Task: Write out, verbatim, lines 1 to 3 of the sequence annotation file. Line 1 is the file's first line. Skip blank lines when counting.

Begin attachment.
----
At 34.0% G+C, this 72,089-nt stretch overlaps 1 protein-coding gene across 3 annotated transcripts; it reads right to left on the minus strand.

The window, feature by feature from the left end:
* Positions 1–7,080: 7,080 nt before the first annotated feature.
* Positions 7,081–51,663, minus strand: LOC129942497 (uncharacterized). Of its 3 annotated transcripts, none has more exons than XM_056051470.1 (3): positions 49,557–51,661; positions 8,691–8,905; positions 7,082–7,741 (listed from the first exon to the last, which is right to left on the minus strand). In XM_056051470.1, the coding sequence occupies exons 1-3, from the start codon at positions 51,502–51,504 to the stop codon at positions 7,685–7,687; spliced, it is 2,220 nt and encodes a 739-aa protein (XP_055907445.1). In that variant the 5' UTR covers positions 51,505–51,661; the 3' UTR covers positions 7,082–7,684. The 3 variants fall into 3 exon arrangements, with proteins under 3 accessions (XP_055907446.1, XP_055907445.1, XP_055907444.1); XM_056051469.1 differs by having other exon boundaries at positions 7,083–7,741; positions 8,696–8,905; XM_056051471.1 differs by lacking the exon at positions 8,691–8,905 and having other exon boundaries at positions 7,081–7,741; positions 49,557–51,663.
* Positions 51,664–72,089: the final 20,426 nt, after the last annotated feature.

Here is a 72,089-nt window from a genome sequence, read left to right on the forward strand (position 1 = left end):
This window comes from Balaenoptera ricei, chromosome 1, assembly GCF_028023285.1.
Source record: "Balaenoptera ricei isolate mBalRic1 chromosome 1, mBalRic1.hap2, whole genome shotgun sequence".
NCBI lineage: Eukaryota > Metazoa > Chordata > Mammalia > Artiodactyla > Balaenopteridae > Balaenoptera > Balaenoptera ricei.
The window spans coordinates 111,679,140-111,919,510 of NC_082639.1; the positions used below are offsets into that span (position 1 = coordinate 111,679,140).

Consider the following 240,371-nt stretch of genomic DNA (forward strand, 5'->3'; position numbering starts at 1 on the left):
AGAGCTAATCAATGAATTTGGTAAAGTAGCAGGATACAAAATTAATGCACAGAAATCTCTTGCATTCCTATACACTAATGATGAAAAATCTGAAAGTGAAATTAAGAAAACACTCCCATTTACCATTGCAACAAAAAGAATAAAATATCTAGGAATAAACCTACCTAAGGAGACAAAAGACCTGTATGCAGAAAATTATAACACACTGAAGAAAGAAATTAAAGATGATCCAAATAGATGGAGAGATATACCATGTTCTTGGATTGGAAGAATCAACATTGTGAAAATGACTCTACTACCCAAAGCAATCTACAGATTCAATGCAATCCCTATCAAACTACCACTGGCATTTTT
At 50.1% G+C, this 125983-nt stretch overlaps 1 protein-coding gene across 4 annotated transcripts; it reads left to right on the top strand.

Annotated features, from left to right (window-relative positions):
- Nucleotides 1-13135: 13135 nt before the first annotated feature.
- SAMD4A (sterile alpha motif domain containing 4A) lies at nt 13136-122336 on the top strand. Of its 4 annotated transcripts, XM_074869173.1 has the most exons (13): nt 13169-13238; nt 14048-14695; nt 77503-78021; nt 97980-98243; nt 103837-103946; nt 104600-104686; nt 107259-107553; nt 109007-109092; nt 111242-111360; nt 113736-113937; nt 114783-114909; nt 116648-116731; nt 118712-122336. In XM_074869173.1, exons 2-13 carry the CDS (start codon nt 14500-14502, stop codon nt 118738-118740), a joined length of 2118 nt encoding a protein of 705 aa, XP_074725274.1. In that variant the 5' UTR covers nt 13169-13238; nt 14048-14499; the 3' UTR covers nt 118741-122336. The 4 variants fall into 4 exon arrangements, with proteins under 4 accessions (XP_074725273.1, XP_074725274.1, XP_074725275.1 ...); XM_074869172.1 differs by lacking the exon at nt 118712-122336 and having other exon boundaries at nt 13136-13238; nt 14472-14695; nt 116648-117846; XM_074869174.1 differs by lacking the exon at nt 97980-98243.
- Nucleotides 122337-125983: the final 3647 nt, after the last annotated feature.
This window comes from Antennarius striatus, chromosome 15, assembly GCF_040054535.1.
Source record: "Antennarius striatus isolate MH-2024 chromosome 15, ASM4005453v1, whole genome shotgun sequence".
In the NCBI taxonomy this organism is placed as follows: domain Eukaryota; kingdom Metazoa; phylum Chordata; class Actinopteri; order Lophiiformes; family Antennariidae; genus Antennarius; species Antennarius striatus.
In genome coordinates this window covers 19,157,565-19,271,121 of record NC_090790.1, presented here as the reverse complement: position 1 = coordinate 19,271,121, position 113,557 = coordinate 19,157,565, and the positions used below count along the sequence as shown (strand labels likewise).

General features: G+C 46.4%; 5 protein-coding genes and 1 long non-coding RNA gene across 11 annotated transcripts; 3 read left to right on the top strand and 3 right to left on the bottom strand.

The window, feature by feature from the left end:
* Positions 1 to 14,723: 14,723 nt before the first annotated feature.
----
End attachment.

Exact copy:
At 34.0% G+C, this 72,089-nt stretch overlaps 1 protein-coding gene across 3 annotated transcripts; it reads right to left on the minus strand.

The window, feature by feature from the left end:
* Positions 1–7,080: 7,080 nt before the first annotated feature.